Being a reporter

Meet Volunteer Reporter Cheryl Fischer
Randy Schmieder
20 July 2002

Cheryl Fischer was one of many volunteers who helped contribute summaries to the online news for the World Civil Society Forum.

During the course of the World Civil Society Forum (14 to 19 July 2002 - side events 8 to 20 July 2002), summaries of the main conclusions and points of interest from the sessions were being posted on the in the Online News of the Conference. Where is all this material coming from?

If you had been able to attend each session of the Forum at the same time, you would have noticed that somewhere in the room, there was one or more "delegates" diligently taking notes on everything that was happening.

Armed with a pencil and a template to take notes, 59 volunteer reporters attended the 150 sessions of the Forum along with the delegates. But instead of taking a coffee break after the session concluded, the volunteer reporters headed back to the computer to type up a summary of what they saw.

We caught up with one of the volunteer reporters and were able to get a few insights into what it is like from a volunteer perspective.

Cheryl Fischer is originally from Louisiana, and now lives in Springfield Missouri, USA. Cheryl came out to Europe to help out with both the XIV World AIDS Conference in Barcelona, Spain, and the World Civil Society Forum in Geneva. "I am really enjoying it. It's a lot of work; a lot of responsibility. I'm kind of a note taker by nature."

According to Cheryl, summarizing sessions is exciting and enjoyable: "It's a chance to listen to interesting, provocative discussions. It's really a chance to learn. For example, I attended a session on environment and biodiversity and acquired lots of information I never knew about. I want to remember what I heave heard and refer to it in the future."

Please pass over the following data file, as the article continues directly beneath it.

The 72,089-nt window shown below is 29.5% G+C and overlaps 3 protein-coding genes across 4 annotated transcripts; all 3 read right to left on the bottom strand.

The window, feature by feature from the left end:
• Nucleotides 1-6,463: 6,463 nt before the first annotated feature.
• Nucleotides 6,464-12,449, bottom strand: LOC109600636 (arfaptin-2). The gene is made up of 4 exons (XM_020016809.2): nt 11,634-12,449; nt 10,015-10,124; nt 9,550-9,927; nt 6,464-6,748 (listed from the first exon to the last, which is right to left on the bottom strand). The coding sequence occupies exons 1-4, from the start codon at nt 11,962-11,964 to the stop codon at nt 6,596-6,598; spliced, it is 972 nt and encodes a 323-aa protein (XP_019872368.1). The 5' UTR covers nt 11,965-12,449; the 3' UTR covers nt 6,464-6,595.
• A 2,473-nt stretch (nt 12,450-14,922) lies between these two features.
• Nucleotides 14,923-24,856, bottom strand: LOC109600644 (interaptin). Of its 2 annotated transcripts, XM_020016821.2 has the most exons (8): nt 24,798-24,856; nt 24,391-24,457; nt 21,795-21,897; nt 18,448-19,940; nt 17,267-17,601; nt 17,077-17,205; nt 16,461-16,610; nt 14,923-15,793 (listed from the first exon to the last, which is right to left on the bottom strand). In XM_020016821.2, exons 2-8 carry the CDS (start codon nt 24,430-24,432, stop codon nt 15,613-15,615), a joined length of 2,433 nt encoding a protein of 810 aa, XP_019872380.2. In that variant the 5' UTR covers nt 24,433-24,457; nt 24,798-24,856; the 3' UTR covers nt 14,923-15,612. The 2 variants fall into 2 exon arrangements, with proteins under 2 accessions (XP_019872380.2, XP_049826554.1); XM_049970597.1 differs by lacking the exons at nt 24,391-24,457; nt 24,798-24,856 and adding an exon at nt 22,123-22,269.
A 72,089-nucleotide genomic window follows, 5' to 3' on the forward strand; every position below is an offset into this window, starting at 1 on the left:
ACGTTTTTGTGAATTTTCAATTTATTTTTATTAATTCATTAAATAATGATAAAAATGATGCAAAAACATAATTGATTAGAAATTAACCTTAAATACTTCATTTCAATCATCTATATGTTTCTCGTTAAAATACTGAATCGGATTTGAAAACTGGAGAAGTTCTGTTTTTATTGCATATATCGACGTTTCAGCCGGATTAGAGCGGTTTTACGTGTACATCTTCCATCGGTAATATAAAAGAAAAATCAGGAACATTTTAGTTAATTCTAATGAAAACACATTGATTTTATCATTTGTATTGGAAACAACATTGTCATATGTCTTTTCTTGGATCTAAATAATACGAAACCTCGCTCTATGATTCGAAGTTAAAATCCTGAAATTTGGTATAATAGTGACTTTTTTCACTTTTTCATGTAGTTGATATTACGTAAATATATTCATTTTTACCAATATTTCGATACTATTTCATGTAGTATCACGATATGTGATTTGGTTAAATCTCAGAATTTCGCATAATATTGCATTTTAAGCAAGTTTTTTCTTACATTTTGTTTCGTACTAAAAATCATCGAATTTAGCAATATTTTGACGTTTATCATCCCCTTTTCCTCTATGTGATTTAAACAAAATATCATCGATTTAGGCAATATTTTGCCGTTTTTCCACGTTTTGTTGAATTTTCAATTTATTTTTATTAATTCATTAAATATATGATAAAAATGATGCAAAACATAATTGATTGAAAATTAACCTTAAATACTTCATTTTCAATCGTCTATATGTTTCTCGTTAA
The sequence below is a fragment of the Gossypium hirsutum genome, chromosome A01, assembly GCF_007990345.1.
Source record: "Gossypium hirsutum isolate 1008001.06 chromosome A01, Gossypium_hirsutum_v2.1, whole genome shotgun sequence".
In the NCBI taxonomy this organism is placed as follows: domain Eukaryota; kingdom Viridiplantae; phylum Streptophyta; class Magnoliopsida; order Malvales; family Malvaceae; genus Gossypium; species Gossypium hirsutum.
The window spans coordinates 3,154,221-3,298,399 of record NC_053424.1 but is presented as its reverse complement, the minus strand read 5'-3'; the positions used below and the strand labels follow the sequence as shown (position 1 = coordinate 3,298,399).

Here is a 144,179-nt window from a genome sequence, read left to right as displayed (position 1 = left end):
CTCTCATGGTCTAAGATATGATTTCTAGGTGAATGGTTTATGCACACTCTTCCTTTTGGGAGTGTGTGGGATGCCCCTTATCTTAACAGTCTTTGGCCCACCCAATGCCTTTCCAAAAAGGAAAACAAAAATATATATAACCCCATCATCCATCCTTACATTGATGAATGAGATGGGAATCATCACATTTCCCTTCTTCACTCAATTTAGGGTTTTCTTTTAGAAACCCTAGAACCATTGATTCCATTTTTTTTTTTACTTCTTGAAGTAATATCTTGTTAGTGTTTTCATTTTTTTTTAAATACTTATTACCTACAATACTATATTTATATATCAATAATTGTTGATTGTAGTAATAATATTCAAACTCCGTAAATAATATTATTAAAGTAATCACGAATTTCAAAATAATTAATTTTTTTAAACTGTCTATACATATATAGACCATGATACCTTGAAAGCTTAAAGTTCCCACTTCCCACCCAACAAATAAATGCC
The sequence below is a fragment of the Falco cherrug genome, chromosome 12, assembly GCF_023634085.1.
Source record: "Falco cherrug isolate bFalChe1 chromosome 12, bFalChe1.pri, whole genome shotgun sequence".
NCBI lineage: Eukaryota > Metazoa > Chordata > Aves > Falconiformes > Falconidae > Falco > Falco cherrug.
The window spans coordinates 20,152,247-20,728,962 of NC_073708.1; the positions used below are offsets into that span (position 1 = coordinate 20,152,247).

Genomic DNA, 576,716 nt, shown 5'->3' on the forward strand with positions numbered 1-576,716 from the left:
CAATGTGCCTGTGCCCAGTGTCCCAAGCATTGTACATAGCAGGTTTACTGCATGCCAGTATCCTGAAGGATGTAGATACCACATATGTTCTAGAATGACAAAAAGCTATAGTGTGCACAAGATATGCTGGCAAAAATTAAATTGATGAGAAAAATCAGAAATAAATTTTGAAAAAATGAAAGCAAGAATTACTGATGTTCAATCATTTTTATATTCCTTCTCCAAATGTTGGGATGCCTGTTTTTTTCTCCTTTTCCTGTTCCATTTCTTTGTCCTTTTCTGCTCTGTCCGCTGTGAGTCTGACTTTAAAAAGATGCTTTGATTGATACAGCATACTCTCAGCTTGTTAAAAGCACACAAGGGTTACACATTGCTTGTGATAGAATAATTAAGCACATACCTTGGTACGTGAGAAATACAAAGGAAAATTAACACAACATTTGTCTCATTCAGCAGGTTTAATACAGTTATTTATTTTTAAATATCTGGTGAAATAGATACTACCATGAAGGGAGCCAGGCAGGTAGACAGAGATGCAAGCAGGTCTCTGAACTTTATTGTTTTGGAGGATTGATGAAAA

So is it difficult to take notes for others?

"I do feel a keen responsibility of capturing the essence of what is presented. But I have done this type of work with others, such as IMADR, the International Movement Against Discrimination and Racism, and reports on trafficking children in Asia."

Like many volunteers, Cheryl applies skills from her professional life to her unpaid work.

"I work in civil rights professionally. As part of my job, I have to write up complaints in a presentable manner to send to city, state and even federal government representatives. I do this two, three, four times per week. I have also done work with the Buraku-man-- the lowest caste during feudal Japan. Even after Japan became modernized, there is still discrimination."

At the end of the day, why does someone with such skills decide to work the long hours required to summarize sessions from a conference?

"I find it enjoyable. I feel glad to be a part. It's a way to learn, keep up editorial skills, and experience other cultures. It really provides information and experiences to take back with me."


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